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Thursday, November 20, 2014
- The selection of a Latin American pope, who is known for his austere lifestyle and his work with the poor, has created a stir among Catholics in the region, who are confident that Pope Francis will help bolster the Vatican’s tarnished reputation.
To the surprise even of Argentine cardinals, the archbishop of Buenos Aires, Jorge Bergoglio, was elected the new pontiff Wednesday, and his first actions as he greeted crowds of faithful from the balcony over St. Peter’s Square thrilled those clamouring for a leader to demonstrate a clear preferential option for the poor.
Sources consulted by IPS say Pope Francis is conservative in doctrine, but his lifestyle, they all agree, testifies to his unassuming modesty and closeness to the poor, the homeless, the sick, the elderly, prisoners, immigrants, victims of human trafficking for sexual exploitation and forced labour, and to parish priests.
The hope is that his personal qualities will help to restore the credibility of the Catholic Church and the Vatican, rocked by paedophilia and corruption scandals. For deeper changes, those in the know recommend waiting for the first appointments to his entourage and his future designations of cardinals.
“The bishops of northwest Argentina were all very happy,” Pedro Olmedo, the bishop of Humahuaca in the province of Jujuy, who was meeting with about ten other bishops of the region, the poorest in the country, when the news broke, told IPS. “There were tears, because we know him well, he always helped us and was there for us.
“Having a Latin American pope has been an aspiration of the region for many years. The Vatican has opened itself to a church from the New World, in a choice made by cardinals, the majority of whom are European. I hope this will give the Vatican a Latin American imprint, even in its structures,” said Olmedo.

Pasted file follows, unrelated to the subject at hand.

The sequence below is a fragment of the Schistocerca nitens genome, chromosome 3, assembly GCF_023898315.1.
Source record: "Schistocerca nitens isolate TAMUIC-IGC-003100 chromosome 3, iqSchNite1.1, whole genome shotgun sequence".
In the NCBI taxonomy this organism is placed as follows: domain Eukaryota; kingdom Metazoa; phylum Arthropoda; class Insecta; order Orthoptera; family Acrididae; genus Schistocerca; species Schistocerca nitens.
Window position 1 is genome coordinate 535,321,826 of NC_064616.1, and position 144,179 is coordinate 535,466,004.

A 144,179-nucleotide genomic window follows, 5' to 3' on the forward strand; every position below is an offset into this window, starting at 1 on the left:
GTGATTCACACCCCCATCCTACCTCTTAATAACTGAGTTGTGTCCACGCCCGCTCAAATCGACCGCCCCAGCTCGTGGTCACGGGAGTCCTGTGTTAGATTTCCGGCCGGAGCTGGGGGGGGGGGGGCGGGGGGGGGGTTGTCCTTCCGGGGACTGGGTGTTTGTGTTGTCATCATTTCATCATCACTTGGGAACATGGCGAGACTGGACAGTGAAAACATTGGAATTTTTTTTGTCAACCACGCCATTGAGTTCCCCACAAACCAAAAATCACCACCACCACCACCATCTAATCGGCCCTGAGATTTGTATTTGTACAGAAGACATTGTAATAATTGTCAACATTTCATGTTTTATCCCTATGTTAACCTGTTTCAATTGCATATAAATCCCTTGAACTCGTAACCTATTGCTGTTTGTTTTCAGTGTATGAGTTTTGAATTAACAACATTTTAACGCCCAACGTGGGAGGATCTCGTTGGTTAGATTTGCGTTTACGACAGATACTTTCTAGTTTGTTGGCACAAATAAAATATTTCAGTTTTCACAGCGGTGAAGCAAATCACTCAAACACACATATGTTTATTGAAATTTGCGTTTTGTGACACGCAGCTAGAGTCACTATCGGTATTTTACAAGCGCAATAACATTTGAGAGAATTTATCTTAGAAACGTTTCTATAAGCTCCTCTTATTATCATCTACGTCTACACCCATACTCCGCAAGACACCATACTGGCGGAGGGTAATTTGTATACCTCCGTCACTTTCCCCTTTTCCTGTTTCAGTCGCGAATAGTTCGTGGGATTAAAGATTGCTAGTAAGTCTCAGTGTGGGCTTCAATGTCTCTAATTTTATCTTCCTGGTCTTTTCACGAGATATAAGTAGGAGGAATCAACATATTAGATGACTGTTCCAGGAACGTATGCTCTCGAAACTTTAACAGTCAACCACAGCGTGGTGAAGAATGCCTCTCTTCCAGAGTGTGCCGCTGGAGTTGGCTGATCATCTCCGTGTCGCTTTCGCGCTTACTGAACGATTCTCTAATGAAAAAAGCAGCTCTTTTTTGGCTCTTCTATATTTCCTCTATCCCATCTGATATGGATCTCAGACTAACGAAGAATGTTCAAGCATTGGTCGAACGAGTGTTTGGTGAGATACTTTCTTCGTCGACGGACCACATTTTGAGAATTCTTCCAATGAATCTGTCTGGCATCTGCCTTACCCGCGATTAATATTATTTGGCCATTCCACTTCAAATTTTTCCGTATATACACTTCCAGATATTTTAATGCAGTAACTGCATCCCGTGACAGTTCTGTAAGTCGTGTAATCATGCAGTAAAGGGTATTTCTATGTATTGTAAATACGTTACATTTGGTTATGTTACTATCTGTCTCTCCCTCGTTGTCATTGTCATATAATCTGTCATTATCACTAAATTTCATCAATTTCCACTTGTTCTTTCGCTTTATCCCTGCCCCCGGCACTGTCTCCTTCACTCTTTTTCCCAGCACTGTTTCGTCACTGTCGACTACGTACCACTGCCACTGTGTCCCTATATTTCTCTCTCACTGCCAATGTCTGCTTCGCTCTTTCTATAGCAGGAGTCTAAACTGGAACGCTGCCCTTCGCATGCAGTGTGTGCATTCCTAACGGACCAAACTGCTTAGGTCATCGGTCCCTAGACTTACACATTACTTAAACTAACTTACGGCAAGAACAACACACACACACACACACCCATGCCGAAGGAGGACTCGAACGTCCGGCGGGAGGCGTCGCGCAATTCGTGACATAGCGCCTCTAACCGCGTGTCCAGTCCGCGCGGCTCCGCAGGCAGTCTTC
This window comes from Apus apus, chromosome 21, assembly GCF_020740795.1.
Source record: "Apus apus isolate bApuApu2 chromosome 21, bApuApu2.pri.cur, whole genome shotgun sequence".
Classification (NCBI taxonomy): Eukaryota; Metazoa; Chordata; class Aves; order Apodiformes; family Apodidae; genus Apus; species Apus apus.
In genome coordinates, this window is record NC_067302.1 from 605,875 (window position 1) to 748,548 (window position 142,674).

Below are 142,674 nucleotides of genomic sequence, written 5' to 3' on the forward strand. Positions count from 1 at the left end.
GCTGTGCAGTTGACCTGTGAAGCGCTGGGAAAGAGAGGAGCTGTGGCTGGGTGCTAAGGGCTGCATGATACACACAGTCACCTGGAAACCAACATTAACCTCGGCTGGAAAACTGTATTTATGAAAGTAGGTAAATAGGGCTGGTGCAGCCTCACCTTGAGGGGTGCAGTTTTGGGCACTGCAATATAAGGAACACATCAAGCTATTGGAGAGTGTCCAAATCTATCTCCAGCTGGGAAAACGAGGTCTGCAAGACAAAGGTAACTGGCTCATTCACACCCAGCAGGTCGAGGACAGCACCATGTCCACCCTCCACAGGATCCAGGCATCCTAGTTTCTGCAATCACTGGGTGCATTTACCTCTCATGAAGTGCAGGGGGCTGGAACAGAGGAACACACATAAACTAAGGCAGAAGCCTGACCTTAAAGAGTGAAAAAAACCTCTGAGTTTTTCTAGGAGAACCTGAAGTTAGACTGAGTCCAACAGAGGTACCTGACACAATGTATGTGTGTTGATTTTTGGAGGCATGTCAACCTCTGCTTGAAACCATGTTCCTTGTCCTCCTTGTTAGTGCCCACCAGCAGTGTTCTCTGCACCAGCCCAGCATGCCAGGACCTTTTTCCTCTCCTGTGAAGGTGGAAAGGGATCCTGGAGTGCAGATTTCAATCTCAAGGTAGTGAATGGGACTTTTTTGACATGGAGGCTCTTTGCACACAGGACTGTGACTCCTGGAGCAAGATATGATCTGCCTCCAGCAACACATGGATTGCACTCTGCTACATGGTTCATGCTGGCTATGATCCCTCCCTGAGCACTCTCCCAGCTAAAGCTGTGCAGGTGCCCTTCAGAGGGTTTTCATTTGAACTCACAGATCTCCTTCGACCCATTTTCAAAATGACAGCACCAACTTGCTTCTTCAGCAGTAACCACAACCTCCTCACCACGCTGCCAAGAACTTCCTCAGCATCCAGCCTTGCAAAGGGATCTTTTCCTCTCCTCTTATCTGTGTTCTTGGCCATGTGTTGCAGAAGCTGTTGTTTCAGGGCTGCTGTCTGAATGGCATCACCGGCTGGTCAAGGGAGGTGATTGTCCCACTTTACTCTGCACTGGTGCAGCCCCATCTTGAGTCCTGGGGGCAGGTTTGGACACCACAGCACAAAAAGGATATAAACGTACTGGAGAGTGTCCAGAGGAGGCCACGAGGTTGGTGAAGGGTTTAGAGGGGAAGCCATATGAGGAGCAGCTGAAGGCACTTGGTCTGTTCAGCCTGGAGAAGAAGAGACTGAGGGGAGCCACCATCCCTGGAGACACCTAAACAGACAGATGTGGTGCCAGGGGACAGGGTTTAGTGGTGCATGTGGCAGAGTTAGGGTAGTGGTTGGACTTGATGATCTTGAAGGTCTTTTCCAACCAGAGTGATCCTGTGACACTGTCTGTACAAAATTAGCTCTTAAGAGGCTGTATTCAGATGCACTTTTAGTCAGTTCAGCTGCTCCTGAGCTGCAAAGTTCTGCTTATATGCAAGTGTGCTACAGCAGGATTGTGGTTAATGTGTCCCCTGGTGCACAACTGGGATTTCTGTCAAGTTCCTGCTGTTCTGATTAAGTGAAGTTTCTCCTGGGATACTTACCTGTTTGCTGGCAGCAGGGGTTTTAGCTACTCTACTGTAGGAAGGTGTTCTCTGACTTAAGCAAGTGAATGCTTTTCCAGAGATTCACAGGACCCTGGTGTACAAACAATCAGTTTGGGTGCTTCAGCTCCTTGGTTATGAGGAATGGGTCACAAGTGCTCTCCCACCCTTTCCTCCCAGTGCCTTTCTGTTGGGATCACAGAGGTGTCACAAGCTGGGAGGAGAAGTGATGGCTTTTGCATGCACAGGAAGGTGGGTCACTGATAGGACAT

Brazilian theologian Leonardo Boff, a founder of Liberation Theology, a social justice-oriented current that stresses a ”preferential option for the poor” and has been heavily criticised by the Vatican, was also optimistic about Pope Francis’s first gestures of humility, beginning with his selection of the name of Francis of Assisi, the 12th century friar who devoted his life completely to the poor.
At the Fifth General Conference of the Bishops of Latin America and the Caribbean, held in May 2007 in Aparecida, Brazil, Bergoglio was elected by the bishops to draft the concluding document. It sets out the regional church’s position on a wide array of issues.
The document recognises the Church’s concern that in Latin America, home to 43 percent of the world’s Catholics, the growth of new members is lower than the rate of population growth. And it expresses regret for “the weakness of our option for the poor.
“The preferential option for the poor is one of the most characteristic facets of the Latin American and Caribbean Church,” says the text, which also laments “the significant number of Catholics who leave the Church in order to join other religious groups.”
Bergoglio appears to have lived in accordance with this commitment. He gave up the archbishop’s palace and chauffeur-driven car, to live in a room adjacent to the Cathedral in Buenos Aires. He travelled by bus or metro, cooked his own meals and avoided social events and the press.
Those close to him say he visited HIV/AIDS patients at the Muñiz Hospital for infectious diseases. He was also a frequent visitor to homeless shelters and soup kitchens, personally cared for elderly and ailing priests, and could be seen at bus stops when he went home in the early hours of the morning.